Trump warns inflation 'snowballing worse than ever': Cost of energy 'biggest problem'

Trump slams Biden's move to release oil held in Strategic Petroleum Reserve

Former President Trump warned that inflation is "snowballing worse than ever," arguing that the cost of energy is the "biggest problem." 

During an exclusive interview with FOX Business’ Maria Bartiromo Trump said that gas was $1.87 a gallon when he was in office, but now the price of gas is "going through the roof," reaching more than $7 in California

The national average for gas as of Monday was $3.31, two cents less than the week before and 10 cents less than the month before, according to AAA.  The national average for the same time last year when Trump was in office was $2.22, according to the association. 

In the interview that aired on "Mornings with Maria" on Monday, the former president warned that even though prices for gas are slightly lower now, they will continue to rise "because it’s going up like a rocket ship."

"If you have a bakery, if you have anything, you have to heat it, you have to have the machinery, it’s all energy," he told Bartiromo, also noting that the business depends on trucks and airplanes for transportation, which use energy as well.

Ticker Security Last Change Change %
USO UNITED STATES OIL FUND L.P. 60.97 +1.00 +1.67%

"The energy costs have gone up so high, it’s staggering, that everything else is affected," Trump continued. 

Consumer prices surged at the fastest pace in nearly four decades in November as Americans paid more for practically everything from groceries to cars to gasoline. 

The consumer price index rose 6.8% in November from a year ago, according to a Labor Department report, marking the fastest increase since June 1982, when inflation hit 7.1%. The CPI – which measures a bevy of goods ranging from gasoline and health care to groceries and rents – jumped 0.8% in the one-month period from October.

Price increases were widespread with energy prices jumping 3.5% in November, up 33.3% year over year. Gasoline is a stunning 58.1% higher than it was a year ago.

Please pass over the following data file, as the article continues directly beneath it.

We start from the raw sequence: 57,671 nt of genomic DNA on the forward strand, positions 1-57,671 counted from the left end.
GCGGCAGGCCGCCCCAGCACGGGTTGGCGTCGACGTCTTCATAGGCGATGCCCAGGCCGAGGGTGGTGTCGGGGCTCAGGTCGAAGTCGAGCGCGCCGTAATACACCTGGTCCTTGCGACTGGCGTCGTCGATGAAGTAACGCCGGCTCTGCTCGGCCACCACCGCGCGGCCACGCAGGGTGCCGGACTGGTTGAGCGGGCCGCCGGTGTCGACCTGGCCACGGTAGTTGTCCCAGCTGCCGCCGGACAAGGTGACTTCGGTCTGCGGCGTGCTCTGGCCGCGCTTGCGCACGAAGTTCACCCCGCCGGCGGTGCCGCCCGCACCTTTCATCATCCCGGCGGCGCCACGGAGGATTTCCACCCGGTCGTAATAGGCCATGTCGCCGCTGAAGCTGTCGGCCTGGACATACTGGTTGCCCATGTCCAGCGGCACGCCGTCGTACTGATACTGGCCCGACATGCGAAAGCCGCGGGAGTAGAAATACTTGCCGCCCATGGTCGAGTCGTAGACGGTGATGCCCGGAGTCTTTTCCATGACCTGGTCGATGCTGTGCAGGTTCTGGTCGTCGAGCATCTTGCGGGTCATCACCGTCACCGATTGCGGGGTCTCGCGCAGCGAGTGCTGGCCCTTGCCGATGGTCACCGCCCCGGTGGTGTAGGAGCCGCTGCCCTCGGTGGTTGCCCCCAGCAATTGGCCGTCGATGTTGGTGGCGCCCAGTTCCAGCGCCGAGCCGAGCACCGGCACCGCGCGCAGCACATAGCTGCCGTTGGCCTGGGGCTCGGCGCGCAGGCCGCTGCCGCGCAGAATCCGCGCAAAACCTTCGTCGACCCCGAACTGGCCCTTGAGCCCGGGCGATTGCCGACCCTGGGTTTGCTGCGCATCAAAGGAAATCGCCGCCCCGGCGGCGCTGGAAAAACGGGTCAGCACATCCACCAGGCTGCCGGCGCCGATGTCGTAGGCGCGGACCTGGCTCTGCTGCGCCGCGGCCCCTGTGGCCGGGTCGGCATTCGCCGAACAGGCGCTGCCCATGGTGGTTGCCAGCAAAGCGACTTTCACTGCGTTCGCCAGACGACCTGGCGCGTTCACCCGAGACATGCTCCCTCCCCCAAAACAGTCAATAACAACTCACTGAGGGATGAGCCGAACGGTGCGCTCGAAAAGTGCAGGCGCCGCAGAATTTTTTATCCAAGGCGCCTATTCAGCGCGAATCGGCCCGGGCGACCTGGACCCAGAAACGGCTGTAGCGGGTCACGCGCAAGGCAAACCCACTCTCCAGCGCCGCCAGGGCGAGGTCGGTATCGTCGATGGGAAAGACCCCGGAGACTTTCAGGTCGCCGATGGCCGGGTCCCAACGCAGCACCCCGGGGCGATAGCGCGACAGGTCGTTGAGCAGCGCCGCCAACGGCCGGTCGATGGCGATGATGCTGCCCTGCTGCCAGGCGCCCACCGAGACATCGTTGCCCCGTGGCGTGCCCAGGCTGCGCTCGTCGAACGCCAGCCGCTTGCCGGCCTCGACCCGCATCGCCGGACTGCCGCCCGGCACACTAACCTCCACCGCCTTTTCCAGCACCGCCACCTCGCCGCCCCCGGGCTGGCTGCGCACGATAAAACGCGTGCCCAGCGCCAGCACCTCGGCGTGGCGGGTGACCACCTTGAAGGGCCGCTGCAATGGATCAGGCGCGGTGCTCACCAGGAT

When Bartiromo asked Trump what he believes could solve the problem of higher energy costs he responded by saying "the first thing you have you to do is produce energy and not rely on OPEC."

Trump then slammed the Biden administration for calling on OPEC to increase supply. 

In September White House Press Secretary Jen Psaki said the administration would "continue to speak to international partners, including OPEC, on the importance of competitive markets and setting prices and doing more to support the recovery." National Security Adviser Jake Sullivan, in August, said OPEC+’s rate of oil production increases was "simply not enough."

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The move has angered the domestic oil industry, which helped the U.S. achieve energy independence under President Trump that has slipped under Biden, who has rolled out tougher policies for energy companies and has shut down major pipelines

Trump also blasted President Biden's move to release 50 million barrels of oil held in the U.S. Strategic Petroleum Reserve, as Americans have been paying more for gas now than they have in years.

"This is a big deal," Trump told Bartiromo, noting that the reserves are "meant for war" and not "meant to get the prices down a little bit."

The former president said that for decades the reserves "weren’t full and then they really hit an all-time low."  

Trump went on to say that when prices for oil were low "I said, ‘Let’s fill up the strategic reserves’ and we did 75 million barrels. That’s a lot for almost nothing." 

"We bought it for a steal when we had the low," he stressed.

Trump then slammed Biden saying, "This guy comes along, and he says, ‘Oh good, now it’s filled up, we’ll just do it in order to get prices down,’ which is just artificial, and they can’t do it that long because it’s not going to last that long." 

Trump also stressed that the U.S. was energy independent when he was in office. 

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Oil prices fell on Monday as investors worried that a rise in omicron cases could impact economic growth and curb demand. 

Brent Crude futures, the international benchmark, declined 4.4% to $70.87 a barrel as of Monday morning and U.S. crude prices dropped 5% to $67.73 a barrel. 

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Fox News’ Brooke Singman as well as FOX Business’ Megan Henney and Suzanne O’Halloran contributed to this report.